Skip to content

Taking Stock of Things: Shelf Reading in Storage

March 8, 2022

Here in Library Storage Land, we’re welcoming well over 100,000 new items into our stacks as part of a renovation at the main library. This move should be finished within the year, but that doesn’t mean the work is (all hail the long tail). After such a big move, I’d like to take stock of what we have in our facility by undertaking a large shelf reading or inventory auditing project.

Like any other active collection, library storage requires collection maintenance; it just looks different from reading call numbers and putting them in order. In our case, we call shelf reading “auditing,” which refers to the process of scanning each item barcode in a tray into our software, checking our actual inventory against what our software says we have. It doesn’t matter what order the books in, it only matters that the book is sitting in the tray its barcode has been assigned to. It’s a way to identify whether there are any gaps in our trays–either due to a missing book, a circulating book, or simply a tray we didn’t fill up all the way when shelving it. It’s also way to see whether a book has been reshelved in the wrong tray or whether a book somehow ended up in a tray without being entered into our software. With a collection of over 3 million items–most of which circulate–in an environment where items are sorted by size instead of call number, one incorrectly shelved book can mean that book being virtually lost until we stumble across it again. Performing regular audits is one such way to prevent such an end result.

Photo by Tiger Lily from Pexels

Another key aspect of shelf reading in storage that makes it different from on-site shelf reading is the physicality of the facility. Not only do we have more of an inventory to look through than a typical on-site library, but most of our books are too high for a person to reach. Anyone who wants to participate in an auditing process needs to be certified in operating an order picker, which can potentially rule out the use of temporary employees and student workers. Instead of pulling out books lined up side by side, we have to pull each tray (which are shelved two or three deep) from the shelf and scan each book. This means more time and physical exertion is required. So, keeping all that in mind, such a project can take a very long time to complete, which is why it’s prudent to be intentional about it.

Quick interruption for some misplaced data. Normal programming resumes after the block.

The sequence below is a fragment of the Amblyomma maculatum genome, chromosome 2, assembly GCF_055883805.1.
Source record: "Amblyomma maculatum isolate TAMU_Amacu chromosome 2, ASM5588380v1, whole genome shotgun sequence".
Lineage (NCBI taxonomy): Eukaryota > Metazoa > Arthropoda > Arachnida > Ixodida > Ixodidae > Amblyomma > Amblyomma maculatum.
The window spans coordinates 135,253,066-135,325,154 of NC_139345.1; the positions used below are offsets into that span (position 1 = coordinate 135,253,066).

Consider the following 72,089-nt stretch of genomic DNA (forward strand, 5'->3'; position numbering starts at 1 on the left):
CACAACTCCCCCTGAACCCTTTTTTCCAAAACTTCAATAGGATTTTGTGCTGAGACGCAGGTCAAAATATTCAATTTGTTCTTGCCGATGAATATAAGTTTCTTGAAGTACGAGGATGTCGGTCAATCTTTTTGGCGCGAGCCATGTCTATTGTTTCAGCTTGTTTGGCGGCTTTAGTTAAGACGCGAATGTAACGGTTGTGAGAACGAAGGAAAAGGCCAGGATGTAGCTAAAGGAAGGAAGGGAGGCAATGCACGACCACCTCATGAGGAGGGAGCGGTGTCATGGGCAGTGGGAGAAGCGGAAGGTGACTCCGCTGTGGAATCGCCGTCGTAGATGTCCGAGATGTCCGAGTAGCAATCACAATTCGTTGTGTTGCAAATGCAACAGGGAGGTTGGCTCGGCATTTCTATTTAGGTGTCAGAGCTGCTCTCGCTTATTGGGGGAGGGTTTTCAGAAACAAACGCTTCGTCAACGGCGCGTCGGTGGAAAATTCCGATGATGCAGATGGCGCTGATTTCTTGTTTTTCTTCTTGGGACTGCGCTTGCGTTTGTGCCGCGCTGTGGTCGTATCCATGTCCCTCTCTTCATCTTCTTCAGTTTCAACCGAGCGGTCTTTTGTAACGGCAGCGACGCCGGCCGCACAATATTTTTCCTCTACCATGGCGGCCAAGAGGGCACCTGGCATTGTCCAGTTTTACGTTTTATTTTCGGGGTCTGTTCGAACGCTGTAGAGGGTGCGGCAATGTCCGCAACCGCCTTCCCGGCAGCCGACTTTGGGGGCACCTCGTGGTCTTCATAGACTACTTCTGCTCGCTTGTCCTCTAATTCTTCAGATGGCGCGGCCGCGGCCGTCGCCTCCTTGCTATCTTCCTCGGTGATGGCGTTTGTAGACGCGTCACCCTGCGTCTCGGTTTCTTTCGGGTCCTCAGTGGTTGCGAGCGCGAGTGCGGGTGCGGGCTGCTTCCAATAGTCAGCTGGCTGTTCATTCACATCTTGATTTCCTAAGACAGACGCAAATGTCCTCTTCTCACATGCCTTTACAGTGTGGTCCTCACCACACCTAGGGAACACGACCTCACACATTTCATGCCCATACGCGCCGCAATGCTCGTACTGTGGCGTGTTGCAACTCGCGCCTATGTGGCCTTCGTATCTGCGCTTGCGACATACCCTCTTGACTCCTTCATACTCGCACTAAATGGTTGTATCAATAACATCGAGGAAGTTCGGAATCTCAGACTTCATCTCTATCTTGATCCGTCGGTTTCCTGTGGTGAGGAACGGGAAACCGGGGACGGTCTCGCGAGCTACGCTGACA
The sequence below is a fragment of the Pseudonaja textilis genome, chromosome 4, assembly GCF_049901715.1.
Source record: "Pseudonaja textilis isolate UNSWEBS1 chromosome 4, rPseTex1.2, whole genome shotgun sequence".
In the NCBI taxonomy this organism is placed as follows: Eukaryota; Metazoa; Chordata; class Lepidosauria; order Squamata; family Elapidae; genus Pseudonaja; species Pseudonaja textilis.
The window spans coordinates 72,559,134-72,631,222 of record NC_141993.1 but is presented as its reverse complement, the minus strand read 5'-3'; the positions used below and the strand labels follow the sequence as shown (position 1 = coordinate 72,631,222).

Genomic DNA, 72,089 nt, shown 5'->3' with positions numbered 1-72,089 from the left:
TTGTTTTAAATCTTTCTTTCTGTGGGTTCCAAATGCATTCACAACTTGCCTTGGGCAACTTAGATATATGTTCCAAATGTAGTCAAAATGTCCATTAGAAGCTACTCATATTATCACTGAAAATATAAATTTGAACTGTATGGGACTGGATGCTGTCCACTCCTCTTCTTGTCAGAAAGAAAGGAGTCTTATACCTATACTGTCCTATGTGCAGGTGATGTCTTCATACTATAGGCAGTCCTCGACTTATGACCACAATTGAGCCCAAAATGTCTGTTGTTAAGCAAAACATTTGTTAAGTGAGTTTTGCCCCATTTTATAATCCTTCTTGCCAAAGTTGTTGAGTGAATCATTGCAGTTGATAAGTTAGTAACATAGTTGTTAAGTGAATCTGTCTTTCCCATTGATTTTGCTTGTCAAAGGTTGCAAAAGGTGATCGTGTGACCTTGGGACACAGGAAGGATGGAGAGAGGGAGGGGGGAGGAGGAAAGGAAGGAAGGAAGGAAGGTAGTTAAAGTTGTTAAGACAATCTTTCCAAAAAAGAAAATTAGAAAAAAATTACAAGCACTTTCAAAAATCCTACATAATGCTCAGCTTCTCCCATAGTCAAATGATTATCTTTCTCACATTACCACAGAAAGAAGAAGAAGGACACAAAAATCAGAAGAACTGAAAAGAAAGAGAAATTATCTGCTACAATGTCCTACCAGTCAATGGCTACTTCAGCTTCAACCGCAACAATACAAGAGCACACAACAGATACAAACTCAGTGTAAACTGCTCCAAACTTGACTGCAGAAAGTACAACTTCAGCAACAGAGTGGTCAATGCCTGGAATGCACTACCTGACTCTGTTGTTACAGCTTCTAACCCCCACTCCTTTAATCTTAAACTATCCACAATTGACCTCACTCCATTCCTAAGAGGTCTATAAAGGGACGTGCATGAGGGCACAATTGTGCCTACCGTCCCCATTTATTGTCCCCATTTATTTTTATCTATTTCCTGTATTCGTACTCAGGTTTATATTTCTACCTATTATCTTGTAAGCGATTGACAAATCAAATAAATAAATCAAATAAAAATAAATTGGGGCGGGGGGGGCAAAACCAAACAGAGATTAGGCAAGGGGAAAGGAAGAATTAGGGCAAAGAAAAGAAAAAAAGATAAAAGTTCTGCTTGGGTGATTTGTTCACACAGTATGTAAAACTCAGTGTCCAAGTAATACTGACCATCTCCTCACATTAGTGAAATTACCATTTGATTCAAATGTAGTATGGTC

I am currently working on prioritizing individual shelves using the following criteria: how long ago were these items accessioned, which shelves had problem items when we made the switch from a homebrew inventory management software to CaiaSoft, and which shelves are we most often pulling from to fulfill requests. Talking to our operations manager, who has a great deal of institutional knowledge, I can also identify shelves that are already known to be error-prone areas. I will have to work with our technical services department and the rest of my team to develop a process for fixing any errors that the auditing may reveal. After these shelves are audited and fixed, our facility may be able to transition out of project mode to the practice of auditing randomly generated shelves as routine maintenance.

When our inventory is accurate and responsive, we can provide quicker and better service to our patrons. Auditing in storage, however, requires much more involvement than typical shelf reading, and therefore requires special considerations. I hope to be able to write another post a year or two from now letting you all know how it went!

No comments yet

Leave a Reply

Please log in using one of these methods to post your comment:

WordPress.com Logo

You are commenting using your WordPress.com account. Log Out /  Change )

Twitter picture

You are commenting using your Twitter account. Log Out /  Change )

Facebook photo

You are commenting using your Facebook account. Log Out /  Change )

Connecting to %s

%d bloggers like this: